The ICDP “PaleoVan” drilling campaign at Lake Van, Turkey, provided a long (>100 m) record of lacustrine subsurface sedimentary microbial cell abundance. After the ICDP campaign at Potrok Aike, Argentina, this is only the second time deep lacustrine cell counts have been documented. Two sites were cored and revealed a strikingly similar cell distribution despite differences in organic matter content and microbial activity. Although shifted towards higher values, cell counts from Lake Potrok Aike, Argentina, reveal very similar distribution patterns with depth. The lacustrine cell count data are significantly different from published marine records; the most probable cause is differences in sedimentary organic matter composition with marine sediments containing a higher fraction of labile organic matter. Previous studies showed that microbial activity and abundance increase centimetres to metres around geologic interfaces. The finely laminated Lake Van sediment allowed studying this phenomenon on the microscale. We sampled at the scale of individual laminae, and in some depth intervals, we found large differences in microbial abundance between the different laminae. This small-scale heterogeneity is normally overlooked due to much larger sampling intervals that integrate over several centimetres. However, not all laminated intervals exhibit such large differences in microbial abundance, and some non-laminated horizons show large variability on the millimetre scale as well. The reasons for such contrasting observations remain elusive, but indicate that heterogeneity of microbial abundance in subsurface sediments has not been taken into account sufficiently. These findings have implications not just for microbiological studies but for geochemistry as well, as the large differences in microbial abundance clearly show that there are distinct microhabitats that deviate considerably from the surrounding layers.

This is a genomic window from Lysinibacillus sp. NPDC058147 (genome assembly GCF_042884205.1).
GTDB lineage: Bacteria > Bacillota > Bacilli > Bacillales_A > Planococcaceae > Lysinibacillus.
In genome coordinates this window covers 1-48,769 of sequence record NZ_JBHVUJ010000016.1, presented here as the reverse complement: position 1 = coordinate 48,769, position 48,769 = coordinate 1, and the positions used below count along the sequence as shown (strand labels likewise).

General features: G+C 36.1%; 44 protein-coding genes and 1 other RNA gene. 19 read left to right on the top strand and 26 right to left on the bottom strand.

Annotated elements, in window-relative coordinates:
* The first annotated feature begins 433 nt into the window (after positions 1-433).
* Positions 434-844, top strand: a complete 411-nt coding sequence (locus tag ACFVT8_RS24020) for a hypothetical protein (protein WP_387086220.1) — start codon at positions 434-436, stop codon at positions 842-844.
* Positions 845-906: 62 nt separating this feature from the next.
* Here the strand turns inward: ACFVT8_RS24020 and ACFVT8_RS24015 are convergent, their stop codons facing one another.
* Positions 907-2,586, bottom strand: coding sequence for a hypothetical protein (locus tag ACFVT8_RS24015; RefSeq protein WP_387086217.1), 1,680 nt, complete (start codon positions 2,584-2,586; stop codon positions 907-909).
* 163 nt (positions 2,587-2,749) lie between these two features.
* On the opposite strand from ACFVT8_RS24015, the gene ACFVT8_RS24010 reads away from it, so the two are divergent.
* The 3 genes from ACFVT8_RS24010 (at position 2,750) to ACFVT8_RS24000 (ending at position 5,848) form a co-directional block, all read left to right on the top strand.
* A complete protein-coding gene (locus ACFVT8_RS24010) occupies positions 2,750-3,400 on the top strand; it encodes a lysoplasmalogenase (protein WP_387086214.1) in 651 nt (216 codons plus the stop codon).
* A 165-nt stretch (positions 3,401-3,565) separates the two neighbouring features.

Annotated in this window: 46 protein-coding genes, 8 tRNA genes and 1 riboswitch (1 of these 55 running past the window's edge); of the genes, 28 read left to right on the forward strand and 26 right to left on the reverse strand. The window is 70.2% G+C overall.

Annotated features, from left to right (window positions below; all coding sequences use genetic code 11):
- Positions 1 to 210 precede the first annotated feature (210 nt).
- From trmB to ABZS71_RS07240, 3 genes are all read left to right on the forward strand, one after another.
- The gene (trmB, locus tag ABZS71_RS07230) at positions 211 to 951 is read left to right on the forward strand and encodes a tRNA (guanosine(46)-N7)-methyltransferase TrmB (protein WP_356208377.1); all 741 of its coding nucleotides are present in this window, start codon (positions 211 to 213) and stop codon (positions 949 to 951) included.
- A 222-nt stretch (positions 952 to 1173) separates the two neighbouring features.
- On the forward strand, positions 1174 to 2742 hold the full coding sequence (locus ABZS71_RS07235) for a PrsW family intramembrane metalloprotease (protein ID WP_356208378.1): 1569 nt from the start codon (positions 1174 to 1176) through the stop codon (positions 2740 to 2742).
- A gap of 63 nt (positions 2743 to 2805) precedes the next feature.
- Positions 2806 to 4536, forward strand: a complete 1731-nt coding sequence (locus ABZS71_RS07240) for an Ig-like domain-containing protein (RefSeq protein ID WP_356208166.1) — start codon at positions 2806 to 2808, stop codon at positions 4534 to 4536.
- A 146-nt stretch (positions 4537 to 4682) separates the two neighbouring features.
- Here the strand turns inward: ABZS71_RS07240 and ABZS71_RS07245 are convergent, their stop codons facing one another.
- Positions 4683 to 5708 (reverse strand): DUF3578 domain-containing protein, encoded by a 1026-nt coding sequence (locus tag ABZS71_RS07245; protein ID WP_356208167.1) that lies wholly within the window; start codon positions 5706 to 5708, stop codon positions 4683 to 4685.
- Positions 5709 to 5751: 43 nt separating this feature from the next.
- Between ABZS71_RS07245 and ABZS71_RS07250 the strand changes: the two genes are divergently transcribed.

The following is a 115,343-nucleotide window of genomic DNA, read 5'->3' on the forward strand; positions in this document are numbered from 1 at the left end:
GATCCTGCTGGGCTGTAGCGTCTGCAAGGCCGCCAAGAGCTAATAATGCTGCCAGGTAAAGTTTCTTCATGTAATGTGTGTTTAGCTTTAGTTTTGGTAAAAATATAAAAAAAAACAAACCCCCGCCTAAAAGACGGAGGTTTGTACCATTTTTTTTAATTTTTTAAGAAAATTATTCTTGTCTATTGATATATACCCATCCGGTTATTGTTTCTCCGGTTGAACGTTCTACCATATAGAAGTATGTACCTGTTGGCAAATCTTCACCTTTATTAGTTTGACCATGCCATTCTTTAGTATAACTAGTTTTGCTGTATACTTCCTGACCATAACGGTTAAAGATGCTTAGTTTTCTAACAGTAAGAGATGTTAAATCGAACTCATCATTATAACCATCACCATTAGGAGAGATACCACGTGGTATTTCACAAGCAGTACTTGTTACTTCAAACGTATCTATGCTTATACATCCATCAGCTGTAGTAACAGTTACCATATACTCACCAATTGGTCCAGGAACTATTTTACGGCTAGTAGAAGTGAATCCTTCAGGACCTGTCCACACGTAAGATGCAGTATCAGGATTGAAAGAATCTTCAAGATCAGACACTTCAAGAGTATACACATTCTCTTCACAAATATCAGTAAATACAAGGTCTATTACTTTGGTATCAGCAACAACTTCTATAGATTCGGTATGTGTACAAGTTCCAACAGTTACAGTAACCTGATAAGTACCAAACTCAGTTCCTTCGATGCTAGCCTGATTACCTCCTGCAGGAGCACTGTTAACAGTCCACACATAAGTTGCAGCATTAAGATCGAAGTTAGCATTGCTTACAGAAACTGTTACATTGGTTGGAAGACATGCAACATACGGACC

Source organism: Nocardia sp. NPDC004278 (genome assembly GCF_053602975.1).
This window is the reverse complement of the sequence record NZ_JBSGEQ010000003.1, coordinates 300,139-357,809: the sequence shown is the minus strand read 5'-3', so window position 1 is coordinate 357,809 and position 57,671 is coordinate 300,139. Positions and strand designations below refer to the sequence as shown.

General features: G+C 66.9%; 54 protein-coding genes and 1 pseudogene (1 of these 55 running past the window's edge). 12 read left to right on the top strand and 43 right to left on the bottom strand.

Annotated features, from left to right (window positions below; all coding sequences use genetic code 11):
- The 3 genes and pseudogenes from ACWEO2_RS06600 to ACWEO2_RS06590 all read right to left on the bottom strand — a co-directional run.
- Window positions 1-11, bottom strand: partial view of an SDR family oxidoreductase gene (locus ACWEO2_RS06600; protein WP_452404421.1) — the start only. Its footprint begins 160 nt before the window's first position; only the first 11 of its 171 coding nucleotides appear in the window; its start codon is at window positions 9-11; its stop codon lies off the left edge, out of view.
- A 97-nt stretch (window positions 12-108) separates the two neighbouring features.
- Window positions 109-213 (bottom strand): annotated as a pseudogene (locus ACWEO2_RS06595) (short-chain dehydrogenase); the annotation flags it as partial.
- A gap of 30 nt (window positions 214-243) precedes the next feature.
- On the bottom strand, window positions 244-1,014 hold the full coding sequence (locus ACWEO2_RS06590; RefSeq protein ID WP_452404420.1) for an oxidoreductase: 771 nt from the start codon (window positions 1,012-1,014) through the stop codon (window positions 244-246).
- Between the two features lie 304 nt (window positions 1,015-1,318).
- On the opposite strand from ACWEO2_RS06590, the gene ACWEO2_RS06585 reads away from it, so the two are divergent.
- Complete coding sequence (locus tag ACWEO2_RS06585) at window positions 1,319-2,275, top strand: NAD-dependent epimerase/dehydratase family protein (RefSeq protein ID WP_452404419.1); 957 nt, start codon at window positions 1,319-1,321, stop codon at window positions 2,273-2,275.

Education & Outreach
UNOLS: Chief Scientist Training Cruise
The University-National Oceanographic Laboratory System (UNOLS) of the University of Delaware announces that a Chief Scientist Training Cruise will take place 17-23 November 2015. Focused on robotic and autonomous platforms, this cruise and a pre-cruise information workshop will begin